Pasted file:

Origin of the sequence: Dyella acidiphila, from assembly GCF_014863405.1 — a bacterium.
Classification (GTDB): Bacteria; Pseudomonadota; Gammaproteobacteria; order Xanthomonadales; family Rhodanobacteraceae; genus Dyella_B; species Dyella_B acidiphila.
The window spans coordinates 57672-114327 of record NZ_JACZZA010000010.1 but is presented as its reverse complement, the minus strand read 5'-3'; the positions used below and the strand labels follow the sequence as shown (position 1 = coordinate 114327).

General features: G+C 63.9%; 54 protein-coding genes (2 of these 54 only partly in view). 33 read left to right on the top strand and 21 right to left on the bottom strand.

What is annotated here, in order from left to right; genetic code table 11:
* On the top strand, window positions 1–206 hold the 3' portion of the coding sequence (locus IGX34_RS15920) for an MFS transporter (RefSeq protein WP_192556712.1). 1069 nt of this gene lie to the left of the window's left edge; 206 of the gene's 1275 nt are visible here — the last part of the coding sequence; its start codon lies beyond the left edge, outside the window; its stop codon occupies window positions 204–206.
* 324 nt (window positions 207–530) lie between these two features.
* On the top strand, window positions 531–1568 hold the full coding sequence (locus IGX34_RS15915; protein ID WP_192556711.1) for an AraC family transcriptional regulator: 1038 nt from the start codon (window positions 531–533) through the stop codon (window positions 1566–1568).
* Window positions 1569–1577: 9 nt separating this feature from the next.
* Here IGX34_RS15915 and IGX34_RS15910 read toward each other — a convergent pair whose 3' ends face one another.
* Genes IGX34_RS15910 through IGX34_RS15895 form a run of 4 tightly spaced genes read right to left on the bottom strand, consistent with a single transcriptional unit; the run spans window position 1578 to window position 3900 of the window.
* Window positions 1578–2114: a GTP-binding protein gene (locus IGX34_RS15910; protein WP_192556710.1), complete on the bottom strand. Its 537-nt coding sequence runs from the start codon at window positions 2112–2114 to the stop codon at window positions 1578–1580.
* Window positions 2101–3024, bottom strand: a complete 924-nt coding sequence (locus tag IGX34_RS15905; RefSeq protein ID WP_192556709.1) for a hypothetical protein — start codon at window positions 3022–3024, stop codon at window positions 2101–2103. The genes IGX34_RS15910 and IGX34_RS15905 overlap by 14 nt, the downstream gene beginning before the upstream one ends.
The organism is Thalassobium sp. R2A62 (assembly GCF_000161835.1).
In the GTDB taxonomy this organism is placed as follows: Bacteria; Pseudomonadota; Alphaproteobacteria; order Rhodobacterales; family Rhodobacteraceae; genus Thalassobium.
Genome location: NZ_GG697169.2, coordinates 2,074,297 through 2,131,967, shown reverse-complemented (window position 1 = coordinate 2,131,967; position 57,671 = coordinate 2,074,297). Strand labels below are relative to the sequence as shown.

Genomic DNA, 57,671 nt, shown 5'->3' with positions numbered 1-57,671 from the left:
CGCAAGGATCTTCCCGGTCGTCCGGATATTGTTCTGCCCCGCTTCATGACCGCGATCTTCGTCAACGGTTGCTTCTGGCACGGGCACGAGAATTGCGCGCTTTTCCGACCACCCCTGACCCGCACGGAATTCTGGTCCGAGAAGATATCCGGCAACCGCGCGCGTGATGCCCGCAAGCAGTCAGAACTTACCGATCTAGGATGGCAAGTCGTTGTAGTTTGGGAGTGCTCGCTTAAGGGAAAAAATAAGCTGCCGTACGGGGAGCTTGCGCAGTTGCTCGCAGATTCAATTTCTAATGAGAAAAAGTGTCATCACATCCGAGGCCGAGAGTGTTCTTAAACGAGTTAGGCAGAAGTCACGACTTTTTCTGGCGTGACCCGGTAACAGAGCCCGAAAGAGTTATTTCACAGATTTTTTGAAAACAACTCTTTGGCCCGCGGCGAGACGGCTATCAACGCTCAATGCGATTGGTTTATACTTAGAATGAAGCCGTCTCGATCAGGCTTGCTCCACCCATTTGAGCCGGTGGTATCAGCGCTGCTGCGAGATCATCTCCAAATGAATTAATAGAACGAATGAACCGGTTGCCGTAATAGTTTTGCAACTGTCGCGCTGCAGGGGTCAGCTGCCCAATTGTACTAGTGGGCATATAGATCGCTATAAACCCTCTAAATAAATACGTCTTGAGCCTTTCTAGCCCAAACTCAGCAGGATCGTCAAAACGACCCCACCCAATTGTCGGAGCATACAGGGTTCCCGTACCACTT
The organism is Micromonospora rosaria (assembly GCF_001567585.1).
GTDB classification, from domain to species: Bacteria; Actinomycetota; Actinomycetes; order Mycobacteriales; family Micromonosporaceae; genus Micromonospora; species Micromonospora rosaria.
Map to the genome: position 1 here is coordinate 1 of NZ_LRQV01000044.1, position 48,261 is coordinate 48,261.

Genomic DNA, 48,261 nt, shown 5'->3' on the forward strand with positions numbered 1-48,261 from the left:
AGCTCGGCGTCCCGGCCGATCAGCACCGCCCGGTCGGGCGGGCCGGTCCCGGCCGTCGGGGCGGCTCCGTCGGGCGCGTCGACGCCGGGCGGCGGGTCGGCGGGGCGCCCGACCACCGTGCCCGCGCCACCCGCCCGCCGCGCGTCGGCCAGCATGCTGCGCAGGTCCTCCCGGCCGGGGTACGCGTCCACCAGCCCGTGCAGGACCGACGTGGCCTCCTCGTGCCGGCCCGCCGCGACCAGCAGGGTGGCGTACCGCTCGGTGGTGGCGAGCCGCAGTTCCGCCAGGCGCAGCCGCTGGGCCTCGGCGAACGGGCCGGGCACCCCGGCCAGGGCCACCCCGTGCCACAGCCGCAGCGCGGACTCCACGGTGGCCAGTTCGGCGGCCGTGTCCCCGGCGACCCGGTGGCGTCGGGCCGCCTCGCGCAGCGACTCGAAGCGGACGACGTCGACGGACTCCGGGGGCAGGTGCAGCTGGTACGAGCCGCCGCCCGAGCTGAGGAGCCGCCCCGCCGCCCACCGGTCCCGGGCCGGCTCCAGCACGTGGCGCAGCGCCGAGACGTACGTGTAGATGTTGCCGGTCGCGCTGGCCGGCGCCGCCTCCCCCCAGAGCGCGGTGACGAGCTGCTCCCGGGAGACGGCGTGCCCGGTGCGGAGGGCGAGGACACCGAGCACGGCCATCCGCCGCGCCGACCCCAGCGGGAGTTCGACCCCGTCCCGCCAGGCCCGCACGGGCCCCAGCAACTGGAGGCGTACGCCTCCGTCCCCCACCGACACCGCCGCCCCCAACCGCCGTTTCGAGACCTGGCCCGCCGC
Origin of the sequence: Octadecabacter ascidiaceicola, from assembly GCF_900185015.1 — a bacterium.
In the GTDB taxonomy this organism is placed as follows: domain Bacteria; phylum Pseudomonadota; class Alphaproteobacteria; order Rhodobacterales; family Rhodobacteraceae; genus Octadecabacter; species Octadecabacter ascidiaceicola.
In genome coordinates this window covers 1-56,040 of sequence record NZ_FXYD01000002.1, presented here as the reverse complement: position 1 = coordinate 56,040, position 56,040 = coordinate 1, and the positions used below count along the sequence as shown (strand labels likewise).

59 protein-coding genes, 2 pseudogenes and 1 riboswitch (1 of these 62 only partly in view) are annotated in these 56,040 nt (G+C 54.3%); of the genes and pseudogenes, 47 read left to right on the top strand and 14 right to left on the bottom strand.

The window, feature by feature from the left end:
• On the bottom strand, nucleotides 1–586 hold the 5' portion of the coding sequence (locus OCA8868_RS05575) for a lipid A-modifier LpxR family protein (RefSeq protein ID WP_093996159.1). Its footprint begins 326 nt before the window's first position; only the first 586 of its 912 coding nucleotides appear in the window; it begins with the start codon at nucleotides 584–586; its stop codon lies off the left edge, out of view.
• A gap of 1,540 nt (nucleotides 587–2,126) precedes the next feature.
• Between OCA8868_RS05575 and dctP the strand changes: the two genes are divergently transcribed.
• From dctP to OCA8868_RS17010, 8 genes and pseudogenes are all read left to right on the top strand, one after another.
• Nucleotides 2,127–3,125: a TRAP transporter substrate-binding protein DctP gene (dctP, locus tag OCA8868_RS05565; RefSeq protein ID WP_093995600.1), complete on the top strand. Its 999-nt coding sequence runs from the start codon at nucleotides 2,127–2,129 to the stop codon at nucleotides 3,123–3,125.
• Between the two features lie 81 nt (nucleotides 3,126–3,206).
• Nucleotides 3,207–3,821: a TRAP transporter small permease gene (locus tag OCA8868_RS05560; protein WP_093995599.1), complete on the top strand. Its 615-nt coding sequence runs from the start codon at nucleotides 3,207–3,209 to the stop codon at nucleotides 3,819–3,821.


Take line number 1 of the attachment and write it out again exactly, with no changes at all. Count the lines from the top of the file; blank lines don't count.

Origin of the sequence: Dyella acidiphila, from assembly GCF_014863405.1 — a bacterium.